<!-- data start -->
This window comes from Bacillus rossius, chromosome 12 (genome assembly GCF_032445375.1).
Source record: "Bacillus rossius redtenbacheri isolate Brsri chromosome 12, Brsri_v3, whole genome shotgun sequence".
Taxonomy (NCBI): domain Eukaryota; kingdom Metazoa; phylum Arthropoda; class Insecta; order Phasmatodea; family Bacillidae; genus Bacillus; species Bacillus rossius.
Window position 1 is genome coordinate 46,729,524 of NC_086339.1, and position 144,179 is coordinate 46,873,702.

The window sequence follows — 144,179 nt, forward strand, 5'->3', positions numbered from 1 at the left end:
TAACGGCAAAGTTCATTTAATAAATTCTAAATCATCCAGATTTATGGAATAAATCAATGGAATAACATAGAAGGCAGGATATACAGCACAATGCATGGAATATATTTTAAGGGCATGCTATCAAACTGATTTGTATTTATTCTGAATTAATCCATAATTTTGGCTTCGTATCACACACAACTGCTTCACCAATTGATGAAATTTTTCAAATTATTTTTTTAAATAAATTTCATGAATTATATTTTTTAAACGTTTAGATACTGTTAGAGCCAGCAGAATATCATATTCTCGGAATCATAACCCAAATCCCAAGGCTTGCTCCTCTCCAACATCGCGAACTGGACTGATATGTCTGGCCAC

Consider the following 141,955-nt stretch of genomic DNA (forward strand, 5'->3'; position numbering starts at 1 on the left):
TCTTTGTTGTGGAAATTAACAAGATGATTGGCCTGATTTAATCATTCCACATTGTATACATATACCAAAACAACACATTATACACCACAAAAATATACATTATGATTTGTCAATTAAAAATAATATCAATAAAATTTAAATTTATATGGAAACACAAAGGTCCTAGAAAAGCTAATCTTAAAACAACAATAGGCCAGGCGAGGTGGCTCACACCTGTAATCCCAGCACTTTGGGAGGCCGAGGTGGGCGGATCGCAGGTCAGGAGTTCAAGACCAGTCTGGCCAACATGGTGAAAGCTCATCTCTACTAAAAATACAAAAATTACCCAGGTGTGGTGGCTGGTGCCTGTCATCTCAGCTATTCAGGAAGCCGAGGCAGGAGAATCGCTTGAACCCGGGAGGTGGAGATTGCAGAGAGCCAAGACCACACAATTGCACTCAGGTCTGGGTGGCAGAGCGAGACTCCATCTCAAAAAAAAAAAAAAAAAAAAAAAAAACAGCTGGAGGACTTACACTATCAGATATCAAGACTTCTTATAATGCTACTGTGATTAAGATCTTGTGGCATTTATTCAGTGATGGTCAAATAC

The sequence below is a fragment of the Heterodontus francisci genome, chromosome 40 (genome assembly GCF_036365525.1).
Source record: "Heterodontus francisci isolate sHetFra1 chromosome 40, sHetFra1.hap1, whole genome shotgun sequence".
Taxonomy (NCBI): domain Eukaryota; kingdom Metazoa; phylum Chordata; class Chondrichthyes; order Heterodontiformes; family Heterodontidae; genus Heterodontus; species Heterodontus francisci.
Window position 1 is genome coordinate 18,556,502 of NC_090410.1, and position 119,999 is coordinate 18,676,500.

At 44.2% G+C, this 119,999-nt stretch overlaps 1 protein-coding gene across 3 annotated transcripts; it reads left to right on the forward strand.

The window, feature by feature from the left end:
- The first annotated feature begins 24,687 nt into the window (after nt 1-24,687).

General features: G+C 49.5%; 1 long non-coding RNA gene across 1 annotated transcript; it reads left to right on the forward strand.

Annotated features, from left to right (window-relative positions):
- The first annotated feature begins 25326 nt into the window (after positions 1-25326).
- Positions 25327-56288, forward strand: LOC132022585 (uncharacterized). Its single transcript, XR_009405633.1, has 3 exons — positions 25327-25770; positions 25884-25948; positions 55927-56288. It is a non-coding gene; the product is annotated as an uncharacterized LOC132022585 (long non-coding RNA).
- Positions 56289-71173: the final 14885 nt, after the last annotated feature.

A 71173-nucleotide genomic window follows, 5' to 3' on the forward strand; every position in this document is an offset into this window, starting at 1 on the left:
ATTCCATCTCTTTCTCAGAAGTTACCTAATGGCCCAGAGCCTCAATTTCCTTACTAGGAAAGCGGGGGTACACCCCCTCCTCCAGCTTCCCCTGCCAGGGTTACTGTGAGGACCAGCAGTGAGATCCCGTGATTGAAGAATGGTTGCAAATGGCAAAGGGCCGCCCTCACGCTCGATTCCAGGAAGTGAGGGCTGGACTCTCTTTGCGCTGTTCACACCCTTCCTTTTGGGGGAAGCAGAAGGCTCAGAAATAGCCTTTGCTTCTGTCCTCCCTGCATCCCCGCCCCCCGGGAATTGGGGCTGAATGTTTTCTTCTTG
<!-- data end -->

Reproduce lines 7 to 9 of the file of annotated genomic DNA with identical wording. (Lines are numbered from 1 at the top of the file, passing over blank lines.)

Consider the following 141,955-nt stretch of genomic DNA (forward strand, 5'->3'; position numbering starts at 1 on the left):
TCTTTGTTGTGGAAATTAACAAGATGATTGGCCTGATTTAATCATTCCACATTGTATACATATACCAAAACAACACATTATACACCACAAAAATATACATTATGATTTGTCAATTAAAAATAATATCAATAAAATTTAAATTTATATGGAAACACAAAGGTCCTAGAAAAGCTAATCTTAAAACAACAATAGGCCAGGCGAGGTGGCTCACACCTGTAATCCCAGCACTTTGGGAGGCCGAGGTGGGCGGATCGCAGGTCAGGAGTTCAAGACCAGTCTGGCCAACATGGTGAAAGCTCATCTCTACTAAAAATACAAAAATTACCCAGGTGTGGTGGCTGGTGCCTGTCATCTCAGCTATTCAGGAAGCCGAGGCAGGAGAATCGCTTGAACCCGGGAGGTGGAGATTGCAGAGAGCCAAGACCACACAATTGCACTCAGGTCTGGGTGGCAGAGCGAGACTCCATCTCAAAAAAAAAAAAAAAAAAAAAAAAAACAGCTGGAGGACTTACACTATCAGATATCAAGACTTCTTATAATGCTACTGTGATTAAGATCTTGTGGCATTTATTCAGTGATGGTCAAATAC

The sequence below is a fragment of the Heterodontus francisci genome, chromosome 40 (genome assembly GCF_036365525.1).